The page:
While the majority of people rushed past the shop without even glancing in, aIMG_1771 handful stopped to have a break from the manic of the tube at rush-hour.  A few of them seemed to be regulars, which is not surprising because if I had to battle my way through the station every day I would probably develop a habit of retreating into this one quite, sane place as often as possible.  Some customers chatted quietly, but most got right to browsing, making no noise louder than the soft instrumental music, the turning of pages, the creaking of floor boards and the quiet conversation between the two employees about Alfred Jarry.  There is no question in my mind as to which side of the door is the place to be.


16 responses to “Camden Lock Books

  1. Jennifer Cerini

    I have 3 younger brothers too (and a sister). Gowing up we called ourselves “the constant noise machine.” Having quiet space to read is a real luxury. This shop is an oasis.


  2. I usually make time to go to this shop whenever I go to Central London. It is as if books I like are in front of me. It is worse if my children comes as well; they just have to buy something from there!


  3. My kind of bookshop! Not on my usual routes when I visit London but definitely worth a detour next time. I love your descriptions and photos, it almost allows me to feel I’ve been there. Thanks!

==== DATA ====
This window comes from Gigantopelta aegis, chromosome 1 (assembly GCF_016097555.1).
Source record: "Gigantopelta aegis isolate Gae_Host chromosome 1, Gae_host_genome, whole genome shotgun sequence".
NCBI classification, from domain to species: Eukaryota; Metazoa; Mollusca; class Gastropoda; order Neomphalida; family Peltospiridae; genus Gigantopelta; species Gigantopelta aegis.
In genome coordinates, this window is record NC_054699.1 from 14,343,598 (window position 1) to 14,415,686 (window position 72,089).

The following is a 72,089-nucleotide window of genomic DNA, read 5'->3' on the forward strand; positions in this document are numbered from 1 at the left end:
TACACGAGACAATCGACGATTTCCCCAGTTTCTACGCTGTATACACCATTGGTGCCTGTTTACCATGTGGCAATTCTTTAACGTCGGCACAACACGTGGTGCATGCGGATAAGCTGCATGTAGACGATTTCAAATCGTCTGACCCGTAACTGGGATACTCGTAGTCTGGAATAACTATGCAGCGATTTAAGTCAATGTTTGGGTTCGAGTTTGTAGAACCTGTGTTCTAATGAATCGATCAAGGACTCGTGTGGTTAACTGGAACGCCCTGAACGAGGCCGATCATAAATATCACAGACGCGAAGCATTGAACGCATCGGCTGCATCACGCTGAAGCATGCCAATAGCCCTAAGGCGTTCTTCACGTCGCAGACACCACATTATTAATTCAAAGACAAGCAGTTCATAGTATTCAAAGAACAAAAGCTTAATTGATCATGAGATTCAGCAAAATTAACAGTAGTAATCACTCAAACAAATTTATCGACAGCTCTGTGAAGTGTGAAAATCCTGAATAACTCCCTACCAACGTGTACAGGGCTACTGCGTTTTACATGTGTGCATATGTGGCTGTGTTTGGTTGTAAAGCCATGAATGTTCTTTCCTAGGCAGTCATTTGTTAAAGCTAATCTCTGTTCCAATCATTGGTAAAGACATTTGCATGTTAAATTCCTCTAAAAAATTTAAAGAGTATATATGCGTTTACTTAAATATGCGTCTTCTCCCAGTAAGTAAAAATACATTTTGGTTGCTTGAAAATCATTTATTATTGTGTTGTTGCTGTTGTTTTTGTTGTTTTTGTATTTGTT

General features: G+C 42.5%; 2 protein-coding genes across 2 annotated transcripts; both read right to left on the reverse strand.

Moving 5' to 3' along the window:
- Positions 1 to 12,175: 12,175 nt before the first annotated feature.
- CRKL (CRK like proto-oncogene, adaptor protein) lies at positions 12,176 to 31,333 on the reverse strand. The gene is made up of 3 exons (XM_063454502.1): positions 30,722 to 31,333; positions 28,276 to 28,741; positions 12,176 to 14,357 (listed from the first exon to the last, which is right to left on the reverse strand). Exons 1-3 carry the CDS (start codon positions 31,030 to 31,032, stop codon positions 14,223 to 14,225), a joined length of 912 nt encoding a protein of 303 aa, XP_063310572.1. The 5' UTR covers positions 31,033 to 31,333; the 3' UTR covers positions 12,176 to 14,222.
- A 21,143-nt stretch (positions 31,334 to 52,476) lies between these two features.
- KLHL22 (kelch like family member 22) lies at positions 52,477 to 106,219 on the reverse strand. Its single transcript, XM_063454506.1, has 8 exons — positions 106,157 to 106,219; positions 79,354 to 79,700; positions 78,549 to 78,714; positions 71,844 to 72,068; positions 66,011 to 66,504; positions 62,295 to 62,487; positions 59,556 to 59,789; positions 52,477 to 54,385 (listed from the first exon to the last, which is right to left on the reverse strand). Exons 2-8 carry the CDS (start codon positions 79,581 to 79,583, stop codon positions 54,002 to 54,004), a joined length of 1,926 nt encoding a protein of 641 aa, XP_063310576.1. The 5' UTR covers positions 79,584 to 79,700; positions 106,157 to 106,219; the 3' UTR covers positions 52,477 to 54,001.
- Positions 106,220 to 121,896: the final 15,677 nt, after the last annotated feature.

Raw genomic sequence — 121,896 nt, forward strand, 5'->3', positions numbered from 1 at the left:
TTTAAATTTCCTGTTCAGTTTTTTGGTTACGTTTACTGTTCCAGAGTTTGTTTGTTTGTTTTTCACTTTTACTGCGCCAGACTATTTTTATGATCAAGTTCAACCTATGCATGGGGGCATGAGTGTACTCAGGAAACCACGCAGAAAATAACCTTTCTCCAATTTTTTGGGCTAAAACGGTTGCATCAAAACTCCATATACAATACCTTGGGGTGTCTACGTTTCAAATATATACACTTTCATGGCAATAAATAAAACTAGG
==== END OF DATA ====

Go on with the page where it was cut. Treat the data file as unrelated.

4. I actually sighed out loud while reading this post. Just reading about (and seeing these lovely photographs) this bookshop is almost enough to make me run to the nearest airport and book a flight to London. Here is another wonderful spot I am going to have to mark on my map of “places to visit while in London.” I especially like the fact that just walking in fills your nose with the glorious smell of books. 🙂


  5. Just delightful, as usual. Love your descriptions of the brothers. Many people just read books from the outside and don’t escape into the book and leave the world behind.


  6. Can I just say for a moment how much I love this blog? I come from South Africa and we don’t even have enough different kinds of bookshops to justify a blog like this, so reading your descriptions of all these amazing places is like an oasis in itself.


  7. Oh, yes, another one to add to my Next Time I Am In London List…..In the meantime I will just have to enjoy your evocative description. The idea of the box of authors is an excellent idea.


  8. Bookshops are awesome. i have a favourite that is a mix of old and new. Its situated down stairs and tucked into a corner, but its surprisingly spacious with lots of twists and turns and even has a small rustic cafe. I love spending time at this shop:)


  9. So many bookshops I am never gonna visit. This is torture!! 🙂 Great Blog!